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  Citation statistics : Table of Contents
   2019| July-December  | Volume 33 | Issue 2  
    Online since December 11, 2019

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Noise measurement across different land-use patterns
Sreeraj Konadath, Akshay Mahadeva, Suma Chatni
July-December 2019, 33(2):55-62
Introduction: In the current scenario, with noise exposure having serious effects on the well-being of an individual, it becomes necessary to monitor the noise levels in the environment and keep them under the permissible limits. The present research was aimed to measure and compare noise levels in different land-use patterns and also to identify a minimum duration required to obtain a stabilized LAeq values in environmental noise measurement. Methods: Noise measurements were carried out across residential, commercial, sensitive, and mixed land-use patterns during morning and afternoon time frames. The obtained results were represented using isopleth noise maps. Results: It was noted that noise levels exceeded the prescribed limits in all the four land-use categories. The greatest level of noise was noted in commercial areas followed by mixed, sensitive, and residential land-use types. Significant variations in LAeq values were noted only up to 10 min of noise measurement, and measured noise levels were stabilized beyond 10-min time mark in all the land-use categories. Conclusion: The higher noise levels recorded in the city would bring about adverse health effects on city dwellers in the long run, thus calling for strict law enforcement related to monitoring of noise levels and keeping them in check.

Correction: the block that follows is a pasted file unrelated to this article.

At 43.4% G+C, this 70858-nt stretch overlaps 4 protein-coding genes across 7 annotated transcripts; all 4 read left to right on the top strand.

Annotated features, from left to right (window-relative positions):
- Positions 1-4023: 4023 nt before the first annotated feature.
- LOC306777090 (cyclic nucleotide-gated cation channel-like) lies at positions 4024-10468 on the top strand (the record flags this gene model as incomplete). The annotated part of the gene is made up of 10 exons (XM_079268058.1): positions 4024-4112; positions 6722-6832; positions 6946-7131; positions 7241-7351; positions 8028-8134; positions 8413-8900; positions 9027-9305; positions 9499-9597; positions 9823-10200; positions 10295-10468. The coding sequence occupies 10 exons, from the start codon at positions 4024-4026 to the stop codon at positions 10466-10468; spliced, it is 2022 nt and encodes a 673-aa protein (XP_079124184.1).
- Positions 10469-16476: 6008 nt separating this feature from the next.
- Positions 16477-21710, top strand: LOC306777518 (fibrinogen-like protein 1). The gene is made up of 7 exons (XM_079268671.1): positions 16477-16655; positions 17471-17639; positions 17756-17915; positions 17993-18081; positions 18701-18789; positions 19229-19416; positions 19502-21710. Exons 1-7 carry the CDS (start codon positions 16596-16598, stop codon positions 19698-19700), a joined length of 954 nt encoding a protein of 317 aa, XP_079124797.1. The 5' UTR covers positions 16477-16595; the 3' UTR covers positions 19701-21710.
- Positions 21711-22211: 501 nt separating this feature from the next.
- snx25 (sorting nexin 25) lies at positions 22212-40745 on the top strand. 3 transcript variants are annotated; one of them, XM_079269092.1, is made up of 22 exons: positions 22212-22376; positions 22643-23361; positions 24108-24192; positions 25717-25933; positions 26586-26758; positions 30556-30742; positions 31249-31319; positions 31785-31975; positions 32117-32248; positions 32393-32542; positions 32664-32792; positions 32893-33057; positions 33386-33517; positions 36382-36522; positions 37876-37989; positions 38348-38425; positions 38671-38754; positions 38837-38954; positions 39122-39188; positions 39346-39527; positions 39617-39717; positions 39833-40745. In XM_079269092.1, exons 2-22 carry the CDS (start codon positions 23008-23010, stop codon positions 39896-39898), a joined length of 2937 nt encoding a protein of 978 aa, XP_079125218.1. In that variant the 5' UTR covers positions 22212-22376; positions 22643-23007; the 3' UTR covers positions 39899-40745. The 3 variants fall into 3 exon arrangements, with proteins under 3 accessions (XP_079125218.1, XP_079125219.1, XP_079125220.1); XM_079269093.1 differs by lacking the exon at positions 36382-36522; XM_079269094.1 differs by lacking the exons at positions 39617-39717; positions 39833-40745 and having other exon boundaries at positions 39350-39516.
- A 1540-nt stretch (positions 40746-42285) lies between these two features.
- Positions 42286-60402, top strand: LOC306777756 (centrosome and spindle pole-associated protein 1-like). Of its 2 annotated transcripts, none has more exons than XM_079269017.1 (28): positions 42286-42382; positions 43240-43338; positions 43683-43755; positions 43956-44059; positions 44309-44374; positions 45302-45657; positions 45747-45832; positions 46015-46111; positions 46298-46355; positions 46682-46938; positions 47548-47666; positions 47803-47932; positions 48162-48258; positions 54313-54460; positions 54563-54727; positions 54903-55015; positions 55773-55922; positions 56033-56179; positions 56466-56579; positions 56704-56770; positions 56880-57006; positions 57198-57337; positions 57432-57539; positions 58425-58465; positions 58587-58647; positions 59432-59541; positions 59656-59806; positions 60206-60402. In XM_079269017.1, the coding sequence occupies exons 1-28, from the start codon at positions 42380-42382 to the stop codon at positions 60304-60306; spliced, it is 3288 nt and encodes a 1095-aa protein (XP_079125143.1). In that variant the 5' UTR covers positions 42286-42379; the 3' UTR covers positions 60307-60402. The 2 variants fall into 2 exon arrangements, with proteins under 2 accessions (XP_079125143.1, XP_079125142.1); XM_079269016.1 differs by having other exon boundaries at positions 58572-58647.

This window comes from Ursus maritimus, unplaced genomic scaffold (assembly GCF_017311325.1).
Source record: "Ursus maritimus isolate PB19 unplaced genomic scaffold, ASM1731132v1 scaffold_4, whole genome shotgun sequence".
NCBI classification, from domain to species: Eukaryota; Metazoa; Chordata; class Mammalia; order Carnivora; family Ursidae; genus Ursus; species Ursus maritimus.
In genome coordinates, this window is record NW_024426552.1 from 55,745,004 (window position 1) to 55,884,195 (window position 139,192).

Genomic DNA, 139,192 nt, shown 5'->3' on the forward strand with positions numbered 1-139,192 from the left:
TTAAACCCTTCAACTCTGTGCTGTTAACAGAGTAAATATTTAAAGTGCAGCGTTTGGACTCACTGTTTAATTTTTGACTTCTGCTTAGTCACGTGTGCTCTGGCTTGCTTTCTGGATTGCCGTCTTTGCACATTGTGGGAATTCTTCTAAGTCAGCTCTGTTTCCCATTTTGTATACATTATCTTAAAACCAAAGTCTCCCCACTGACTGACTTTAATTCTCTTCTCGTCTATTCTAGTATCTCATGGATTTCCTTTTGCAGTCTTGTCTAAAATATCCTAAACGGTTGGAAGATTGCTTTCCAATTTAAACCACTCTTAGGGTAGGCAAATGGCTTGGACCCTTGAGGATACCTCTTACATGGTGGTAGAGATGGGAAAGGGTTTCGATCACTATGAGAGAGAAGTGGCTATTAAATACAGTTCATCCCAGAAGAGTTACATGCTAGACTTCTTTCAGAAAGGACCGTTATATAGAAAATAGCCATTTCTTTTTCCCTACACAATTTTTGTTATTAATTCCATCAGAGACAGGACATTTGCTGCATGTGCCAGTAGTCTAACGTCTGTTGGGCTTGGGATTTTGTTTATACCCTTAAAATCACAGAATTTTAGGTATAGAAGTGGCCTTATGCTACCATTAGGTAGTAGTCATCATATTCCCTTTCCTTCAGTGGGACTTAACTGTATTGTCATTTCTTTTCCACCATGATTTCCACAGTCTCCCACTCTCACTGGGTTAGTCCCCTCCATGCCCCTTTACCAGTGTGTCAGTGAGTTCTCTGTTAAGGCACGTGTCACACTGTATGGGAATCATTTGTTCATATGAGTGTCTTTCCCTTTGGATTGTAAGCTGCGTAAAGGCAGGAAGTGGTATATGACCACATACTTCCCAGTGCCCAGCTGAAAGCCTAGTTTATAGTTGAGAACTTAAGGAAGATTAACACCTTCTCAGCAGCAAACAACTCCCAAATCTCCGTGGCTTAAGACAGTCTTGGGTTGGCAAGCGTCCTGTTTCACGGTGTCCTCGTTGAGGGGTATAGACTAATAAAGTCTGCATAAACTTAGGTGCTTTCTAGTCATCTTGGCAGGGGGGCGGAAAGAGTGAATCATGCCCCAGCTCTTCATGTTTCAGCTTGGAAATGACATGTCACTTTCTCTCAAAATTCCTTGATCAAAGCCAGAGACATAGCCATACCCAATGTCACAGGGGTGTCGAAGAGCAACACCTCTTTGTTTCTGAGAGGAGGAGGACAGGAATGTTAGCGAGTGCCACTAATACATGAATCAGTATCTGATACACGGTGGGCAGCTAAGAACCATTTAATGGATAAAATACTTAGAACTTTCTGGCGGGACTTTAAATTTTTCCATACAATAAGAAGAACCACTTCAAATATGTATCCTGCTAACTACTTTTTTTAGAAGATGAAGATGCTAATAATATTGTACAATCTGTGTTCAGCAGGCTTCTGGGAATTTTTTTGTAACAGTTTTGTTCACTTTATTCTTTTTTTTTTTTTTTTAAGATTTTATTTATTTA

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Adaptation of “Adult aural rehabilitation guide” in Marathi and its utility in evaluation of postlingual adult cochlear implanted recipients
Deepa Aniket Valame, Aparna N Nandurkar, Disha Rao
July-December 2019, 33(2):63-70
Introduction: There is a need for a systematic assessment and training module in Marathi to ascertain the auditory performance of adult cochlear implantation (CI) recipients and to provide a standard regimen for treatment. The present study aimed to adapt the adult aural rehabilitation guide (AARG) in Marathi and to evaluate the performance of adult CI recipients using this tool; and to study the effect of chronological age, duration of the unaided hearing, postimplant duration (PID), and presence/absence of training on the auditory performance of adult CI recipients. Methods: Analytic and synthetic sections from the AARG were adapted in Marathi based on the acoustic-phonetic properties of Marathi. Two separate manuals – assessment manual and training manual – were developed. The assessment tool was administered on 26 adult postlingual CI recipients who were native speakers of Marathi. Training manual was used in two participants for a step-by-step aural rehabilitation program of eight sessions. Results: Most participants achieved scores above 20 for the analytic section, but <20 in synthetic section, out of a maximum score of 29. The difficulty was greater for open-set tasks, for sentences with uncommon words, and for longer sentences. Recipients could not use auditory commands for information transfer, seeking information, and in role-play. There was no correlation of auditory performance with chronological age, duration of unaided hearing, and PID of participants. The scores obtained were correlated to the presence/absence of previous rehabilitation. Conclusion: This study could successfully bring out a systematic assessment protocol in Marathi for postlingual CI recipients, and developed a systematic training module for their rehabilitation.